Fox, I think Hardcore would be a GREAT choice for TOERIFC. I haven't seen it in a while, either, but I remember it being both very rich, and kind of a mess. Lots to talk about, I think. Plus, Dick Sargent is in it.

PIPER said...

I saw this yesterday with my son. He watched the trailer over and over again and wanted to see it.

It's probably the first non-fantasy, non-kid related movie I've seen with him in the theaters.

I found it fun to watch.

I kind of have a problem with Liam though. He's kind of like Bill Paxton, meaning if he isn't playing down low or way over he's kind of awkward.

I like him Darkman, I like him in Schindlers and then nothing really inbetween.

But all that aside, I am always a fan of a revenge flick. Always. I think it says a lot of bad things about me that I enjoy revenge flicks as much as I do.

Fox said...

But all that aside, I am always a fan of a revenge flick. Always. I think it says a lot of bad things about me that I enjoy revenge flicks as much as I do.

Ah... no, no, no. I don't think so at all. I think you're just human. It's easy for many of us to stand aside and take stances against violent actions when we are living safely, but I think Bryan's behavior in the film is universally relatable. What good parent WOULDN'T do what Bryan did?

What I like about Taken is that Bryan's violent force isn't portrayed in a pleasurable way. He's not sadistic, just desperate.

MovieMan0283 said...

Great line: "Quit making dates to go see all the Best Picture Oscar noms and go see Taken instead!"

Or to sum it up another way, when I'm planning on going to the movies by myself I contemplate which Oscar bait I'm going to attend (and probably dislike, though it will be the kind of disliking I enjoy, if that makes sense). Taken is nowhere to be found on this list. When I'm planning on going to the movies with a friend, in other words to hang out, Taken is one of the highest on the list. It's actually been getting fairly decent reviews from what I've seen.

Karl Hungus said...

You sure have a bone to pick with Torture flicks, Fox. ;)

Although, interestingly enough, one could draw parallels between Taken and the Hostel films, in the sense that Americans visit Europe only to be snatched by organizations who'll sell them to the highest bidder. If it wasn't a French production, I'd say that it exemplifies America's fear of the outside world.

Picked up Taken on Bluray yesterday (it's out here in Ireland already) and I absolutely adored it, had a really enjoyable time watching it, definitely one of the best action films I've seen in years. And that's coming from someone who's pretty much a Luc Besson fanatic. I'll probably throw my review up soon.

Definitely agree with you about Neeson, he's terrific. Hell, he's just about terrific in everything he's in, and doesn't get the lead role half as much as he deserves.

PIPER said...

I agree with the desperation and I like that take.

To me, all the good revenge films are born out of desperation of some kind.

It's hard not to compare this with The Limey, which I enjoyed more. It was more of a character study of Stamp then it was an action movie like Taken.

Breakdown is another great revenge movie born out of desperation. I thought Kurt Russell did a fantastic job in it.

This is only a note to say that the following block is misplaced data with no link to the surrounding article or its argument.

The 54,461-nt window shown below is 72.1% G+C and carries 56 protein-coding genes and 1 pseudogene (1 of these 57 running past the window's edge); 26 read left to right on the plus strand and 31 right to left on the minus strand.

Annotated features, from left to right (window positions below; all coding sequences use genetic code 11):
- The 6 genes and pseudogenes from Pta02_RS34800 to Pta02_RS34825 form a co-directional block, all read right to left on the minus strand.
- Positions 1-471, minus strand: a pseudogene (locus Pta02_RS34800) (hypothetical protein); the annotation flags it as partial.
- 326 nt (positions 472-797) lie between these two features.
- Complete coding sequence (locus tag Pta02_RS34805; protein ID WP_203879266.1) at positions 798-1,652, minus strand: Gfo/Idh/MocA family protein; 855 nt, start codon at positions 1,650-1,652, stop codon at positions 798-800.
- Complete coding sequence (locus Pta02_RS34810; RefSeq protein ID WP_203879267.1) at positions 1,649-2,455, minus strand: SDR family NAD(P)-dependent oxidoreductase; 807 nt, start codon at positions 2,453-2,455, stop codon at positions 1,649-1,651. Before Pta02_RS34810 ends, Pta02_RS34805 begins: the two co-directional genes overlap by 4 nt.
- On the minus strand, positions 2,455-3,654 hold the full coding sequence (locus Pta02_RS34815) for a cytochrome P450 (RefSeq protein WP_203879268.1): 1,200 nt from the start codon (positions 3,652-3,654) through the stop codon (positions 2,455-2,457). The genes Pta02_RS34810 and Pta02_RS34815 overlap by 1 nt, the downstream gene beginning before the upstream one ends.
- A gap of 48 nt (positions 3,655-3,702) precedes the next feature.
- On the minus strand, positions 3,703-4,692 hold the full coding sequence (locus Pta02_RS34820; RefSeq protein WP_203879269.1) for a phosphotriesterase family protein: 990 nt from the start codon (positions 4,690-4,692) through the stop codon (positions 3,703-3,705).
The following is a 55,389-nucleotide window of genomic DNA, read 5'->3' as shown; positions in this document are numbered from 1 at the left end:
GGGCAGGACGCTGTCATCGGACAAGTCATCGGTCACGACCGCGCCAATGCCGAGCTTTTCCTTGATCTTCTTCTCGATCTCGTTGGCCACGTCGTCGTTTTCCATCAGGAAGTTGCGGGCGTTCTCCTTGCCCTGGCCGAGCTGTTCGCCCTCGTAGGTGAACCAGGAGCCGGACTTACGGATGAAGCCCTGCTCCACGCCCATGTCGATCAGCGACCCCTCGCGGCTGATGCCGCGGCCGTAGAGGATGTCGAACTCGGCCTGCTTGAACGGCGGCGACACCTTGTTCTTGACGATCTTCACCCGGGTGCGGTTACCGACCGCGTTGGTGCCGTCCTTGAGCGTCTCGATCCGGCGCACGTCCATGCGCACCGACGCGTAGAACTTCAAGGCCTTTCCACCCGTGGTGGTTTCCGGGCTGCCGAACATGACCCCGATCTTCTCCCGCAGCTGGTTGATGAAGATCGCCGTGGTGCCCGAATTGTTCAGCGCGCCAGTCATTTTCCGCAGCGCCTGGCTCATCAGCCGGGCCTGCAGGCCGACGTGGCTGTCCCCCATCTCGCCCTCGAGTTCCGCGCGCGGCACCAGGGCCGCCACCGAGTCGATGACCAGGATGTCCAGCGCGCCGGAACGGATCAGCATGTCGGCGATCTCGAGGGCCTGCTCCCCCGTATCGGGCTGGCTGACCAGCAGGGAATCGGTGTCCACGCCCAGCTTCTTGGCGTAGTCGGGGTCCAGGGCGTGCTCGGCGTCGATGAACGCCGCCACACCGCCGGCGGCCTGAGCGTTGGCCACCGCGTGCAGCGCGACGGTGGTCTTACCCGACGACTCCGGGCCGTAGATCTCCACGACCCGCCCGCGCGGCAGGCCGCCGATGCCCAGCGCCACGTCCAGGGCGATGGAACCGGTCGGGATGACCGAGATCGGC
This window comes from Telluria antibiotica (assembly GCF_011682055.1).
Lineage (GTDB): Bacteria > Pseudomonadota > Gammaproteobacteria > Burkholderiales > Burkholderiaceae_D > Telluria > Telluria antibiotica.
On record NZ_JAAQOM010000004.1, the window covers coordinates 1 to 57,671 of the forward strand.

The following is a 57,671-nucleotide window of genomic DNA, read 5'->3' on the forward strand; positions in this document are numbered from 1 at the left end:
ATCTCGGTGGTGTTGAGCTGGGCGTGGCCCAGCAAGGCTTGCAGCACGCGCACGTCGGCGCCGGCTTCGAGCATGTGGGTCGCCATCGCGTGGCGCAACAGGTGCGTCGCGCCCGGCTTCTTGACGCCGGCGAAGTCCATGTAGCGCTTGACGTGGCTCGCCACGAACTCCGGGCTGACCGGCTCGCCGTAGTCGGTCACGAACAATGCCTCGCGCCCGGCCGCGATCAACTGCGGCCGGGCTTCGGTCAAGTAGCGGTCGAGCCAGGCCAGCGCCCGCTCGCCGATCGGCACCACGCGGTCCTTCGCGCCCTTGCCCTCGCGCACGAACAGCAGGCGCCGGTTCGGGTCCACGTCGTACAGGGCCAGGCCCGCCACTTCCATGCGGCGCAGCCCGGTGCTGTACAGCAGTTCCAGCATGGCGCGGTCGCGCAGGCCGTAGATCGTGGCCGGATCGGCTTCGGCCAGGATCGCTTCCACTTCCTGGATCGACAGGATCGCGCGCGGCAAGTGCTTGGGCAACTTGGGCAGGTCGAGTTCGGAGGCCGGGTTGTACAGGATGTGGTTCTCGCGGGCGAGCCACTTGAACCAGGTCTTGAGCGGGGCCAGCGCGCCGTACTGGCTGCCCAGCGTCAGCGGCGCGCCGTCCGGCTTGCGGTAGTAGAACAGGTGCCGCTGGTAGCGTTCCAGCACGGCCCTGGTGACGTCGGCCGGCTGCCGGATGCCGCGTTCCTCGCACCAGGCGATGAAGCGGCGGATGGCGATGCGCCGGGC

Fox said...

Karl, when you said, "Picked up Taken on Bluray yesterday" I flipped, as if you lived in some future world, but then I saw the "Ireland" thing. :)

Although, interestingly enough, one could draw parallels between Taken and the Hostel films, in the sense that Americans visit Europe only to be snatched by organizations who'll sell them to the highest bidder. If it wasn't a French production, I'd say that it exemplifies America's fear of the outside world.

I think Taken successfully gets away from that b/c it has the feel of B-movie feel. The set-up is pretty ridiculous, because, as you said, the two girls get off the plane into Europe and are quickly snatched. Again, in a B-movie format I think this works. I was also expecting some Albanians to protest over the depiction of them in this film, but so far I haven't heard any.

MovieMan-

Def check it out! I saw it with two friends and even though they didn't share my liking of it, we had a great time.

Piper-

The Limey is another good example that is very similar (as with FilmDr. mentioning Hardcore). When I told my wife she should see it, she scoffed at me and said "That sounds like Man on Fire rip off... whatever.", and I said, "Honey, first of all, Tony Scott can suck my balls, but they've been making these movies since the 30's!"

Karl Hungus said...

Well, I suppose Ireland could be considered some future world.

Piper, good call on Breakdown. Not a spectacular film by all accounts, but Kurt Russell was indeed good, and it had the benefit of the awesome JT Walsh as well.

Ed Howard said...

I can't deny that this had some great action sequences, but on the whole it just couldn't shake this overall feeling of silliness. Like he finds a place where they're keeping some sex slaves, pulls aside a few curtains and doesn't find his daughter, and then soon he's blowing up the whole place in a big chase scene. My fiancee and I turned to each other, both wondering: how does he know his daughter's not there anyway? And why doesn't he give a shit about any of the other girls? There were way too many WTF moments like that where I was taken out of the "wow cool he just broke that guy's neck" vibe. It's the kind of film where pretty much everything is sacrificed to the cool-looking chase or explosion or badass fight scene, and even the payoff was anticlimactic: you get way more of a sense of Neeson's love for his daughter when he's chasing bad guys than when he is actually with her at the end. I don't know, it's the first movie in a long time that I've seen and haven't written about it; it's just so much empty violence that I couldn't think of what to say.

PIPER said...

Ed makes some good points. I thought this movie was an enjoyable experience, but I didn't walk away and think it was a great movie. For this reason, I forgave a lot of things, the biggest one being the overall premise: it all seemed a little too convenient.

To me The Limey is a much more realistic take on this.

But in response to Ed's comment on the sex slave scene, I actually appreciated that he didn't give a shit about anyone else. It added to his desperation and his mentality as it relates to his past profession. He had a job to do and nothing else mattered.

Fox said...

I can't deny that this had some great action sequences, but on the whole it just couldn't shake this overall feeling of silliness.

I agree about the silliness, and like Piper said, you make good points about the plot, but I keep going back to how I was fine with all of that since it read like a B-movie... or, at least to me it did.

I thought it was a film with a pretty direct line towards what it wanted to be. A man is a hero by saving his daughter. I can def see why people would want more, but it was enough for me. I like the raw surface of it even though much of the goings-on were unreal beyond belief. (The way he kills the shiek at the end almost felt like an homage/jokey aside to Raiders of the Lost Ark).